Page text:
These mutant zebrafish are growing arm bones

A single genetic mutation could have helped spur the fin-to-limb transition.

Life first emerged in Earth’s oceans about four billion years ago. Some 3.6 billion years later, animals finally evolved their way out of the water and onto land.

Part of this transition involved the swapping of fins for limbs, and exactly how this trade-off went down has long puzzled scientists. Fins are far simpler, structurally speaking, than arms and legs, so most assumed that the transition must have involved changes in multiple genes.

However, in a new study, researchers from Harvard University and Boston Children’s Hospital were able to create mutant zebrafish with the beginnings of arms by tweaking just a single gene.

“In this one mutation, you get the new bone, you make the joint, and you make the muscle attachments all in one go,” researcher Matthew Harris said in a press release. “You didn’t need to have a mutation in the muscle gene, a joint gene, and in the bone gene.”

The Mutant Zebrafish

The researchers weren’t looking to understand how fins evolved new bones or limbs with their study — in fact, they were trying to understand kind of the opposite phenomenon: the disappearance of bones from limbs.

Genetic mutations can cause an organism to develop with missing or malformed bones. By injecting random mutations into the DNA of zebrafish — a common subject for genetics research — the researchers were hoping to cause some of these abnormalities.

When they found an interesting mutant zebrafish, they could then use the gene technology CRISPR to identify what stretches of DNA were involved in the changes to the organism.

The goal was to see if they could find a connection between those genes and skeletal abnormalities in humans. But the researchers were surprised to discover that some of the mutations caused new bones to appear.

“Prior to this, there aren’t any examples where we have genes or mutations that actually elaborate the structure and make it even more complicated,” researcher M. Brent Hawkins said in a press release.

“Even in the case of limbs, we only know how to make a limb smaller or less complex,” he continued, “but we didn’t have any information on how (to) add elements to a fin or a limb.”

The Genetic Mutation

The changes to the zebrafish involved two pectoral fin bones called “proximal radials.” In the mutant zebrafish, a new set of bones called “intermediate radials” developed, forming a joint with those existing bones.

Mutations in either of two genes (“vav2” and “waslb”) could cause these new bones to form. Prior to this, no one had ever connected those genes to skeletal development.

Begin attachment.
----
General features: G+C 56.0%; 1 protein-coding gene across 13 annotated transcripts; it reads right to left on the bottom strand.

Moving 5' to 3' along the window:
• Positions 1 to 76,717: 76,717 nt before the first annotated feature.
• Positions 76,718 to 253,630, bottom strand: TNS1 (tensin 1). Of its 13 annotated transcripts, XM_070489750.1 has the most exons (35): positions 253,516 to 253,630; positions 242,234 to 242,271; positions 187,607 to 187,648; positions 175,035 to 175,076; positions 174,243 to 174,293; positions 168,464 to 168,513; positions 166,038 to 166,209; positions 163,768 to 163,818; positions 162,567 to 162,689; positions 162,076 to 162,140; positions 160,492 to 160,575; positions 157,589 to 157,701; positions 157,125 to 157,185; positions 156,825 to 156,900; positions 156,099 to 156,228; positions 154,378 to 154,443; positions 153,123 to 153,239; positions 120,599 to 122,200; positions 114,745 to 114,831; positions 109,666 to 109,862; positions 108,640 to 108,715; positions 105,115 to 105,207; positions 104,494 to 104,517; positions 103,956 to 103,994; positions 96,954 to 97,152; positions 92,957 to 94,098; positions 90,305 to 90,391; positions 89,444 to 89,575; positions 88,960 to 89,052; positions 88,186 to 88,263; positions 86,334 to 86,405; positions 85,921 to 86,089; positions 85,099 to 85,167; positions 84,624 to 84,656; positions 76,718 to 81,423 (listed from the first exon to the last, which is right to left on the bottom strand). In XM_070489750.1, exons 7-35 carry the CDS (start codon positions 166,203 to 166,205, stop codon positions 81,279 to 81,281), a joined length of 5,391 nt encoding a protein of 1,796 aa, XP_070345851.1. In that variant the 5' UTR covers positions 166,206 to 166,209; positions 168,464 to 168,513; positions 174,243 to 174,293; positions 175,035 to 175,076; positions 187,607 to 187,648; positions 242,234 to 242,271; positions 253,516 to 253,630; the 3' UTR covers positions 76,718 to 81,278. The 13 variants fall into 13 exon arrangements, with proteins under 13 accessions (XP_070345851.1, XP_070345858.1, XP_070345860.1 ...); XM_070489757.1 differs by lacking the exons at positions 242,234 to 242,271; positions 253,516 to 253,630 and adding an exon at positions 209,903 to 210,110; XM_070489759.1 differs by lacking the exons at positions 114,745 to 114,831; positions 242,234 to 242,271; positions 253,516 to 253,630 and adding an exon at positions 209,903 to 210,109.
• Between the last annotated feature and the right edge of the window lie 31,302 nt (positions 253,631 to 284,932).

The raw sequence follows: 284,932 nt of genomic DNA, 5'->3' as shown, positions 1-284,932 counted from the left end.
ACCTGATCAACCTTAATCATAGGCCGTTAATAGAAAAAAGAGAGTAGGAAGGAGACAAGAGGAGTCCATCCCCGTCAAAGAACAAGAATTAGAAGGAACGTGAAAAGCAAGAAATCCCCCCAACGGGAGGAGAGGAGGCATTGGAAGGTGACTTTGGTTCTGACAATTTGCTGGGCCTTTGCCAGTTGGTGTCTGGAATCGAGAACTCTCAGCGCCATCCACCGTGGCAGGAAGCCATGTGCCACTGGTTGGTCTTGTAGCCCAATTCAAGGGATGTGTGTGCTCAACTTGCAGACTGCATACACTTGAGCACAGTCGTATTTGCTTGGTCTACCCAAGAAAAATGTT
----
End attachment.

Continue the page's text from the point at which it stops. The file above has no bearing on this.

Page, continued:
These mutations reawakened a hidden developmental pathway.

Frank Tulenko

Using CRISPR, the researchers discovered that the mutations increased the expression of another gene (called “hoxa11b”), which plays a role in the development of forearms in mammals — in fish, the non-mutant copies of these two genes usually suppress the expression of hoxa11b.

“These mutations reawakened a developmental pathway in zebrafish that was hidden,” Frank Tulenko, an evolutionary developmental biologist at Monash University, who wasn’t involved in the study, told Science Magazine.

The researchers now plan to use video microscopy to study how the fully grown mutant zebrafish move, and whether the new bones affect the functionality of their fins.

“With our work, we’ve found unexpected commonalities between fins and limbs, and I think there are even more similarities that are yet to be discovered,” Hawkins said.

“While it’s not the whole story, what we’re seeing is a window into the puzzle of how you go from a fin to the modern limb,” he added.

We’d love to hear from you! If you have a comment about this article or if you have a tip for a future Freethink story, please email us at [email protected].

Human-rat brain hybrid shows a way to cure blindness
New research has shown that human “mini brains” can integrate with damaged rat brains to perform functions related to sight.
New “cyborg” cells could be the future of medicine
Semi-living “cyborg” cells might one day do everything from deliver cancer treatments to help clean up the environment.
Your microbiome is influenced by the people you hang out with
The human microbiome is largely influenced by our social interactions, according to the largest study to date of microbiome transmission.
mRNA could train our blood cells to stop chronic inflammation
A new study has identified the substance used by our white blood cells to reduce inflammation when it is no longer needed.
This “living medicine” can eliminate a deadly lung infection
Researchers have engineered bacteria to create a “living medicine” against a nasty respiratory bug.
Up Next
smart stem cells
Subscribe to Freethink for more great stories